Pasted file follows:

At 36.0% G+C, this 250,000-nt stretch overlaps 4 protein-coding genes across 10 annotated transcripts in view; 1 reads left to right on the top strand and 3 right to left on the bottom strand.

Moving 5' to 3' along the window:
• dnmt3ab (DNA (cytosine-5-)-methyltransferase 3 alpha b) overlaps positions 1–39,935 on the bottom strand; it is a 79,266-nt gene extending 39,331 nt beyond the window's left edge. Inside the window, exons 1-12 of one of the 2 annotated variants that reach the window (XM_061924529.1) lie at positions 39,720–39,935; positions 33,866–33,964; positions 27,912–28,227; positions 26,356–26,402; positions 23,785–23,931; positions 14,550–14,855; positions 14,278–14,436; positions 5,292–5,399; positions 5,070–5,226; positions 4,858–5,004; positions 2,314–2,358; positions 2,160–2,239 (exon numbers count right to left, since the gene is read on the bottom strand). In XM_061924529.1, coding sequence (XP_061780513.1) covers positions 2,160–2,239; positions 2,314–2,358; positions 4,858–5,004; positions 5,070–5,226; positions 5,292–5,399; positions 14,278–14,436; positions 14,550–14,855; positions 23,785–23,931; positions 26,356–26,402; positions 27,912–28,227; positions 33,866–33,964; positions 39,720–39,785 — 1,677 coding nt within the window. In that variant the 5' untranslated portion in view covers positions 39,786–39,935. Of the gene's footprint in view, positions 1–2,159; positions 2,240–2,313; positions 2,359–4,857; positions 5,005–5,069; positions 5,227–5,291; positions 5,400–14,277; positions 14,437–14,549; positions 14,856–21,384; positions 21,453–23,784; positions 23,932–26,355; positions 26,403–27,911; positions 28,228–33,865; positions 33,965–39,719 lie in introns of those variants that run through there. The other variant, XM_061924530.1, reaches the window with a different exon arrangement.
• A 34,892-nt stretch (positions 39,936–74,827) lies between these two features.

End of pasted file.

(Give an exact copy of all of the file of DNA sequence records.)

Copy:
At 36.0% G+C, this 250,000-nt stretch overlaps 4 protein-coding genes across 10 annotated transcripts in view; 1 reads left to right on the top strand and 3 right to left on the bottom strand.

Moving 5' to 3' along the window:
• dnmt3ab (DNA (cytosine-5-)-methyltransferase 3 alpha b) overlaps positions 1–39,935 on the bottom strand; it is a 79,266-nt gene extending 39,331 nt beyond the window's left edge. Inside the window, exons 1-12 of one of the 2 annotated variants that reach the window (XM_061924529.1) lie at positions 39,720–39,935; positions 33,866–33,964; positions 27,912–28,227; positions 26,356–26,402; positions 23,785–23,931; positions 14,550–14,855; positions 14,278–14,436; positions 5,292–5,399; positions 5,070–5,226; positions 4,858–5,004; positions 2,314–2,358; positions 2,160–2,239 (exon numbers count right to left, since the gene is read on the bottom strand). In XM_061924529.1, coding sequence (XP_061780513.1) covers positions 2,160–2,239; positions 2,314–2,358; positions 4,858–5,004; positions 5,070–5,226; positions 5,292–5,399; positions 14,278–14,436; positions 14,550–14,855; positions 23,785–23,931; positions 26,356–26,402; positions 27,912–28,227; positions 33,866–33,964; positions 39,720–39,785 — 1,677 coding nt within the window. In that variant the 5' untranslated portion in view covers positions 39,786–39,935. Of the gene's footprint in view, positions 1–2,159; positions 2,240–2,313; positions 2,359–4,857; positions 5,005–5,069; positions 5,227–5,291; positions 5,400–14,277; positions 14,437–14,549; positions 14,856–21,384; positions 21,453–23,784; positions 23,932–26,355; positions 26,403–27,911; positions 28,228–33,865; positions 33,965–39,719 lie in introns of those variants that run through there. The other variant, XM_061924530.1, reaches the window with a different exon arrangement.
• A 34,892-nt stretch (positions 39,936–74,827) lies between these two features.